May 212015


While not nearly as much ink has been spilled over the reference to John the Baptist found in Antiquities 18.116-119 (Whiston’s chapter 18.5.2), when compared to the case of the Testimonium to Jesus, there is still a debate to be found in the literature over the authenticity of the reference to John the Baptist in Josephus’ text. Several have ventured to postulate that the passage on John the Baptist, as well as the passage on Jesus, represents an interpolation. The arguments have not been surveyed and discussed as frequently as they should be.

One of the people to argue for interpolation in recent years has been Frank Zindler, whose reasons were summarized by Neil Godfrey. Another argument (in “Josephus’ Account of John the Baptist: A Christian Interpolation?”) has been made by Rivka Nir, which has been mentioned by Godfrey and McGrath. There is an older discussion in English from Israel Abrahams, referencing scholars such as Gerlach and Graetz. Robert Price considers an argument for inauthenticity, which is discussed by Maurice Casey. One of the more-detailed presentations, recently, pro-authenticity, can be found by Robert Webb. A review of arguments for authenticity (in an essay sub-titled “The Uncertain Authenticity of Josephus’ Witness to John the Baptist”) has been published by Clare Rothschild. There are also threads from the old Biblical Criticism & History forum from Andrew Criddle (who noted the point I made here in 2005), Toto (on Rivka Nir), ApostateAbe (on Robert Price), and PhilosopherJay (in favor of interpolation).

According to Clare Rothschild:

Unlike the study of its Christian counterparts about Jesus (A. J. 18.63-64, the so-called Testimonium Flavianum) and James (A.J. 20, 197-203), the authenticity of Josephus’ excerpt about John is hardly debated. Without demur, theologians and historians alike rely on this passage for reconstructions of John’s life.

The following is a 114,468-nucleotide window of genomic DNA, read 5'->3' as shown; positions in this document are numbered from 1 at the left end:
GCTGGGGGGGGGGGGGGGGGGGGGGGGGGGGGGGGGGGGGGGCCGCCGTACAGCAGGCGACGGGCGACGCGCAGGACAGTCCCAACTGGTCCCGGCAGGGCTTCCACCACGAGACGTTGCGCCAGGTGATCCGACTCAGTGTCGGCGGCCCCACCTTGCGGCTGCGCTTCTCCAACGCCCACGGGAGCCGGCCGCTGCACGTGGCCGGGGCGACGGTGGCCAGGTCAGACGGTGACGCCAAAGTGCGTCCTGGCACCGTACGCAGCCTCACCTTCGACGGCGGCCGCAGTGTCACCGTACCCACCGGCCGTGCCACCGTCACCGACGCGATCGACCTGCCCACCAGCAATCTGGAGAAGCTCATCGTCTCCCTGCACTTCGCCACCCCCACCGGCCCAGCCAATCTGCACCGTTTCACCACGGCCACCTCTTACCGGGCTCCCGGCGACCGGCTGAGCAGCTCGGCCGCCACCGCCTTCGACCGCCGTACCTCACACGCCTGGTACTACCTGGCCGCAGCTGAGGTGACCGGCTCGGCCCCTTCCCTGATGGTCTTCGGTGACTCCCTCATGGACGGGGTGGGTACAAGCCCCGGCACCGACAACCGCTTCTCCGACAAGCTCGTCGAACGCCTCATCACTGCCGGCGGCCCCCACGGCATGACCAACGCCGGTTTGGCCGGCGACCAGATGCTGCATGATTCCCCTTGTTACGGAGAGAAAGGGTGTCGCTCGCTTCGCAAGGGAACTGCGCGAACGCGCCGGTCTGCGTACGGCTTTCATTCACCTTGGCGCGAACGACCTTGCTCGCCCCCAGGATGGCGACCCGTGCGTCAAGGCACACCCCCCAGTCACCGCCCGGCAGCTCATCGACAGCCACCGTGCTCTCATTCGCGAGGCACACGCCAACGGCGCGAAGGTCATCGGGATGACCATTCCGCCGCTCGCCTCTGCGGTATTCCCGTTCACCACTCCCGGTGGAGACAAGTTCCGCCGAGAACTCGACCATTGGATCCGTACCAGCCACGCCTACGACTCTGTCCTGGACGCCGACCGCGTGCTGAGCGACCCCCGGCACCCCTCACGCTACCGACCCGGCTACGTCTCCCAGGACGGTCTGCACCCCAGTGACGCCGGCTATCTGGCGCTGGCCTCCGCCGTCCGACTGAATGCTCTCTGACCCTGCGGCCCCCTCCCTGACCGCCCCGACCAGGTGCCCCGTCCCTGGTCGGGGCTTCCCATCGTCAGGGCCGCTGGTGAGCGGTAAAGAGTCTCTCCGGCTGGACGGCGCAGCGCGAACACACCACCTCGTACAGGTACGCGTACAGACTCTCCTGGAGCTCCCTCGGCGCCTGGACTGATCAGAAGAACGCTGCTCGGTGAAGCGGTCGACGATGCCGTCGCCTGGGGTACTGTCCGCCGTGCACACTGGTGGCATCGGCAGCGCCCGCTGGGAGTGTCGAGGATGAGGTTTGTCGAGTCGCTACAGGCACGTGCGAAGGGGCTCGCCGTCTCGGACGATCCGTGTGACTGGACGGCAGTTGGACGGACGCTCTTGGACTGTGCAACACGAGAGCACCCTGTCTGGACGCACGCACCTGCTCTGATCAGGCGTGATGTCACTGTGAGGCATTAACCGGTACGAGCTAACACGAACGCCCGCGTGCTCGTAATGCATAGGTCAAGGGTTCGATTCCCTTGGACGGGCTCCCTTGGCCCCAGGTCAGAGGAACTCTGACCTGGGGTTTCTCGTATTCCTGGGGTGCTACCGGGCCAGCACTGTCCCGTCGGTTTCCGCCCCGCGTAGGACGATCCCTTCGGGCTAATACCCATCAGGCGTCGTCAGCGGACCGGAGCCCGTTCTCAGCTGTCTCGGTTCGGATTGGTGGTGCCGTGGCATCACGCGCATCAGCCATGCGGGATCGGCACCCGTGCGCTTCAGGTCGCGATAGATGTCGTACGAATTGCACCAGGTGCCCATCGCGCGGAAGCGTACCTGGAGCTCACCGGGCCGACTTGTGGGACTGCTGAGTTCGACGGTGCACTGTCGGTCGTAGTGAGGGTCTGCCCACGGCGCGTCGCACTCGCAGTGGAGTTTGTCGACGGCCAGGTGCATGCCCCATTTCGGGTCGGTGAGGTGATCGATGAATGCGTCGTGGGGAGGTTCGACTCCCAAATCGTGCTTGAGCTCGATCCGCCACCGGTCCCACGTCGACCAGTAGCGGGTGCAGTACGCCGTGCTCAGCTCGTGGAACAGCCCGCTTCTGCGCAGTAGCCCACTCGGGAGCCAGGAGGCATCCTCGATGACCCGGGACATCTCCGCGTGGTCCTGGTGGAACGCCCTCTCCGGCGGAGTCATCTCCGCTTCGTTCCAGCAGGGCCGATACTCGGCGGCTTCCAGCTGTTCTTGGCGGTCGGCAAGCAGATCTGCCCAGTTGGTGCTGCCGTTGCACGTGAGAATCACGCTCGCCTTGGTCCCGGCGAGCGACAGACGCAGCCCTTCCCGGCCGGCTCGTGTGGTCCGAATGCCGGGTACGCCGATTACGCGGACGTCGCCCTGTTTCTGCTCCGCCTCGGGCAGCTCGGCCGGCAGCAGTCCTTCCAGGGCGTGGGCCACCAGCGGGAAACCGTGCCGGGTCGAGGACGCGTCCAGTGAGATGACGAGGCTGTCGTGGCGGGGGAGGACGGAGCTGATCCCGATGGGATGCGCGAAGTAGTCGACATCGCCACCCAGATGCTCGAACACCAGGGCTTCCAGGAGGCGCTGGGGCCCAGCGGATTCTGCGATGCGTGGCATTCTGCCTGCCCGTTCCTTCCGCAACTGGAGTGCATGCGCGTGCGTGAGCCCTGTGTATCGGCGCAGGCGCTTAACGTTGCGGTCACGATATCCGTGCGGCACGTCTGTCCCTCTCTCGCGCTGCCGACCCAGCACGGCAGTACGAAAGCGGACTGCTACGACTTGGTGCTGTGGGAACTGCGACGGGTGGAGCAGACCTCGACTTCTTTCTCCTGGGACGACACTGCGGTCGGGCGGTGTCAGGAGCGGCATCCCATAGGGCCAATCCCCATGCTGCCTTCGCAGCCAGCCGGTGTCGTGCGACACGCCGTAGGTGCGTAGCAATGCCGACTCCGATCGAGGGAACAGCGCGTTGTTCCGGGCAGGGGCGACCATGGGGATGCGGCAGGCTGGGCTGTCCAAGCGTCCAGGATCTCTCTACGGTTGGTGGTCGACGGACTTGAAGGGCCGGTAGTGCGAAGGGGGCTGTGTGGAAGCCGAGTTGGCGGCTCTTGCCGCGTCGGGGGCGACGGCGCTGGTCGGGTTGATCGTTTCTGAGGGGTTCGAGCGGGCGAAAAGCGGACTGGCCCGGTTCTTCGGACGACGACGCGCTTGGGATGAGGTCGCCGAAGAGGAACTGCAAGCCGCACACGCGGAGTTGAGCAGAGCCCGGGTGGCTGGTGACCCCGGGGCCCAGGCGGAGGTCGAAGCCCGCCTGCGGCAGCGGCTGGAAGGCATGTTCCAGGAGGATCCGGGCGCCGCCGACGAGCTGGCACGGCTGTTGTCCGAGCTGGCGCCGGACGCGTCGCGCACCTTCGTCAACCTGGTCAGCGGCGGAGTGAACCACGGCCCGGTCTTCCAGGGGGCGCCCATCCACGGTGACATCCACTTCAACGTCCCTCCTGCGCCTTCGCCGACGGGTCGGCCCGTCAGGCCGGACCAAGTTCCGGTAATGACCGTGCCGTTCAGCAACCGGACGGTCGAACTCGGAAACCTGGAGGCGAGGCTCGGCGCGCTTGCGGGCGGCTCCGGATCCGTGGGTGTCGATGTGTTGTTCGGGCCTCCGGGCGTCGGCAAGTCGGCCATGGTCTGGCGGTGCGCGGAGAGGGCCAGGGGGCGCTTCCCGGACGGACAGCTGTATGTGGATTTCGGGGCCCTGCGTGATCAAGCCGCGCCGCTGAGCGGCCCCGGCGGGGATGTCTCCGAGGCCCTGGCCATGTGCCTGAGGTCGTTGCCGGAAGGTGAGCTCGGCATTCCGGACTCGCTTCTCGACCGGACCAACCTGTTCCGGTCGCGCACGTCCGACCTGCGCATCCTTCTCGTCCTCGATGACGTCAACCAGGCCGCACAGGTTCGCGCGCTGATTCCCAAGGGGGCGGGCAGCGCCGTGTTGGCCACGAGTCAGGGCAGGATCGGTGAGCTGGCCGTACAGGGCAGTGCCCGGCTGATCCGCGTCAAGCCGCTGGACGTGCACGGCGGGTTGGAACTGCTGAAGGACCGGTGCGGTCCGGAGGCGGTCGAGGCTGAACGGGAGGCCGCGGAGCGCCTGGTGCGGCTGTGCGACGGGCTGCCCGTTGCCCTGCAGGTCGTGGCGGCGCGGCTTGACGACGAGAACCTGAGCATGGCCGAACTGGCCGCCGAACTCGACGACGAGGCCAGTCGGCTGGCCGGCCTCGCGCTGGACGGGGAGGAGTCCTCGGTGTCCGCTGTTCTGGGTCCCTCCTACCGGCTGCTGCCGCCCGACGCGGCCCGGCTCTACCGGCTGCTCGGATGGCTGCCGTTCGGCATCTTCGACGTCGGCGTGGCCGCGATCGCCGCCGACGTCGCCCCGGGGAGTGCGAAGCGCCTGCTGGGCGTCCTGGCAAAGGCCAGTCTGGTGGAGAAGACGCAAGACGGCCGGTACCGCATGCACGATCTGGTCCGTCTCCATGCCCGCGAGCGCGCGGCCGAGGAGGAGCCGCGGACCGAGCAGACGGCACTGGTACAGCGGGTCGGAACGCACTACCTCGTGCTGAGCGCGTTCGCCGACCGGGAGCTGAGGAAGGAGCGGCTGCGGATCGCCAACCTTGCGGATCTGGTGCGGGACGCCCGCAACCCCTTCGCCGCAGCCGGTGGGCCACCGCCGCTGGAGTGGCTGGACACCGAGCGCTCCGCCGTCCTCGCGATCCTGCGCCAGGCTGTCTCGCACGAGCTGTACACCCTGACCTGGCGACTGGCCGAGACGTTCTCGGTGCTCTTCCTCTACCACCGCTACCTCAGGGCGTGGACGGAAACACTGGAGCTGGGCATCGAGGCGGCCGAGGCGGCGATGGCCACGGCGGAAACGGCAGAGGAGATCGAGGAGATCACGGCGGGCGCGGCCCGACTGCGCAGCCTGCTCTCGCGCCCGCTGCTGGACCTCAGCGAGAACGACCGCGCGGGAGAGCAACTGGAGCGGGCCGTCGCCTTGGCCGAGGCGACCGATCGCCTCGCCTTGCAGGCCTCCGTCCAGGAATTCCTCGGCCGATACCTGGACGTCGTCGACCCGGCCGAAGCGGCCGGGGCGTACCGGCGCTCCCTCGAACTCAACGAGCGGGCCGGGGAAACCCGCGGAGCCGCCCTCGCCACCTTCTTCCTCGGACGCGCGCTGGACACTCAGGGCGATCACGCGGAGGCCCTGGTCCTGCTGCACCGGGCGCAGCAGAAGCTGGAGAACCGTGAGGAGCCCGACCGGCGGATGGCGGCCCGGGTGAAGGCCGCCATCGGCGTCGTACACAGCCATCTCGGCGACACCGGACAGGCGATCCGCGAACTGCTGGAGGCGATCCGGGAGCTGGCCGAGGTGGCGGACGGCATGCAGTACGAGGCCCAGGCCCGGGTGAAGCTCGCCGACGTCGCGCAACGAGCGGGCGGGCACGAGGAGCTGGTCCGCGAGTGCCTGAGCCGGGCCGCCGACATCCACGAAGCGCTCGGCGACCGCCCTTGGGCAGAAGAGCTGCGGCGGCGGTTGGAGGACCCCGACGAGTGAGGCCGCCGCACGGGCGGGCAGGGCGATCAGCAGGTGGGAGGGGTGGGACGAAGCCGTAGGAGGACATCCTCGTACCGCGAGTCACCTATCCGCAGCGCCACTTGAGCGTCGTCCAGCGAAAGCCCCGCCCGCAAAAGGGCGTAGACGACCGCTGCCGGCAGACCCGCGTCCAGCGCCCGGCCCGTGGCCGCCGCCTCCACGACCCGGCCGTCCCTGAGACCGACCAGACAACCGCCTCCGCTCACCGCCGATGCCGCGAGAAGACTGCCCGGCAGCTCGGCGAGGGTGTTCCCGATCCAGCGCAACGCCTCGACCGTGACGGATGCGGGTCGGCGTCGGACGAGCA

Let’s debate it then.

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May 072015

Gesta_Theodorici_-_Flavius_Magnus_Aurelius_Cassiodorus_(c_485_-_c_580)In a previous post on The Quotable Josephus, we’ve seen that Josephus was frequently used as a source for quotation (including quotation by way of Eusebius, who himself quotes the Jewish historian). In a post on Eusebius, Rufinus, and the Latin Antiquities, we saw (in agreement with Whealey and Levenson-Martin) that the Latin translation of the Antiquities created under the supervision of Cassiodorus made use of quotations from Josephus, by way of Eusebius, based on the Latin translation of Eusebius made earlier by Rufinus. In particular, a hypothesis was considered according to which the quotations from Josephus by Eusebius, in Rufinus’ Latin translation, came to the Latin Antiquities of Cassiodorus from a set of extracts of Josephus in Latin that were already made out of the Latin translation of Eusebius.

In another post on Jesus, John, and James in the Latin Table of Contents to Josephus, an argument was considered towards the probability of the conclusion that, unlike John the Baptist, Jesus was not originally mentioned in the Latin table of contents to the Antiquities.

Here’s a closer look at the passages from the Latin Antiquities based on the Latin translation of Eusebius.

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May 052015